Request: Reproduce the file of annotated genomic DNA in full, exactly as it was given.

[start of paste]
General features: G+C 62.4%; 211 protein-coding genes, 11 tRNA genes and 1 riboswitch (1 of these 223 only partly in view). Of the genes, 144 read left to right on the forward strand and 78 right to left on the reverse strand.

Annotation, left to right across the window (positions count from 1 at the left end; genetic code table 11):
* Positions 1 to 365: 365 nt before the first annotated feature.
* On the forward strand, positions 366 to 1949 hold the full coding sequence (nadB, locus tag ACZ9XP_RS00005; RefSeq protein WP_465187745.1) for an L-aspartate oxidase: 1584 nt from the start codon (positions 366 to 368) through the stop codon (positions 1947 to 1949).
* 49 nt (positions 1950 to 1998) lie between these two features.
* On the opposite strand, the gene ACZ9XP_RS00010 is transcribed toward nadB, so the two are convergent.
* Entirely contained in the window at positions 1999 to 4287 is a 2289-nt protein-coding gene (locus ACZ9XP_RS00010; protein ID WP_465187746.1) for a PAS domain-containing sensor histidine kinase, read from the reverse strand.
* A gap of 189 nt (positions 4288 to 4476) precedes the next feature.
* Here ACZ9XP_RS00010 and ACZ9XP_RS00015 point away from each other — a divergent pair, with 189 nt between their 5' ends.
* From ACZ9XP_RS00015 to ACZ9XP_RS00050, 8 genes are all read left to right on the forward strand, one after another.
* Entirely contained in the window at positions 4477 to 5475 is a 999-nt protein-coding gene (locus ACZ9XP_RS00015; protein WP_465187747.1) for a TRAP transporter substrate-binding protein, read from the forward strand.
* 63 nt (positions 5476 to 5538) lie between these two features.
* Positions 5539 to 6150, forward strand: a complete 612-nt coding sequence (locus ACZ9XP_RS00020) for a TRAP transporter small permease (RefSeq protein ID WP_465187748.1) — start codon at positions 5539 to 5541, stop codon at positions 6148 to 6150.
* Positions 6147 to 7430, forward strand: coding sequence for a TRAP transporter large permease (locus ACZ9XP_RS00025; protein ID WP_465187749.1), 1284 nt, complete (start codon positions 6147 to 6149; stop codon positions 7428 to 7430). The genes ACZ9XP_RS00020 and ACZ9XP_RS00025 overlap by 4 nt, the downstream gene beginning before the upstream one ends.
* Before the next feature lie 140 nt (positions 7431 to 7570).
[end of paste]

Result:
General features: G+C 62.4%; 211 protein-coding genes, 11 tRNA genes and 1 riboswitch (1 of these 223 only partly in view). Of the genes, 144 read left to right on the forward strand and 78 right to left on the reverse strand.

Annotation, left to right across the window (positions count from 1 at the left end; genetic code table 11):
* Positions 1 to 365: 365 nt before the first annotated feature.
* On the forward strand, positions 366 to 1949 hold the full coding sequence (nadB, locus tag ACZ9XP_RS00005; RefSeq protein WP_465187745.1) for an L-aspartate oxidase: 1584 nt from the start codon (positions 366 to 368) through the stop codon (positions 1947 to 1949).
* 49 nt (positions 1950 to 1998) lie between these two features.
* On the opposite strand, the gene ACZ9XP_RS00010 is transcribed toward nadB, so the two are convergent.
* Entirely contained in the window at positions 1999 to 4287 is a 2289-nt protein-coding gene (locus ACZ9XP_RS00010; protein ID WP_465187746.1) for a PAS domain-containing sensor histidine kinase, read from the reverse strand.
* A gap of 189 nt (positions 4288 to 4476) precedes the next feature.
* Here ACZ9XP_RS00010 and ACZ9XP_RS00015 point away from each other — a divergent pair, with 189 nt between their 5' ends.
* From ACZ9XP_RS00015 to ACZ9XP_RS00050, 8 genes are all read left to right on the forward strand, one after another.
* Entirely contained in the window at positions 4477 to 5475 is a 999-nt protein-coding gene (locus ACZ9XP_RS00015; protein WP_465187747.1) for a TRAP transporter substrate-binding protein, read from the forward strand.
* 63 nt (positions 5476 to 5538) lie between these two features.
* Positions 5539 to 6150, forward strand: a complete 612-nt coding sequence (locus ACZ9XP_RS00020) for a TRAP transporter small permease (RefSeq protein ID WP_465187748.1) — start codon at positions 5539 to 5541, stop codon at positions 6148 to 6150.
* Positions 6147 to 7430, forward strand: coding sequence for a TRAP transporter large permease (locus ACZ9XP_RS00025; protein ID WP_465187749.1), 1284 nt, complete (start codon positions 6147 to 6149; stop codon positions 7428 to 7430). The genes ACZ9XP_RS00020 and ACZ9XP_RS00025 overlap by 4 nt, the downstream gene beginning before the upstream one ends.
* Before the next feature lie 140 nt (positions 7431 to 7570).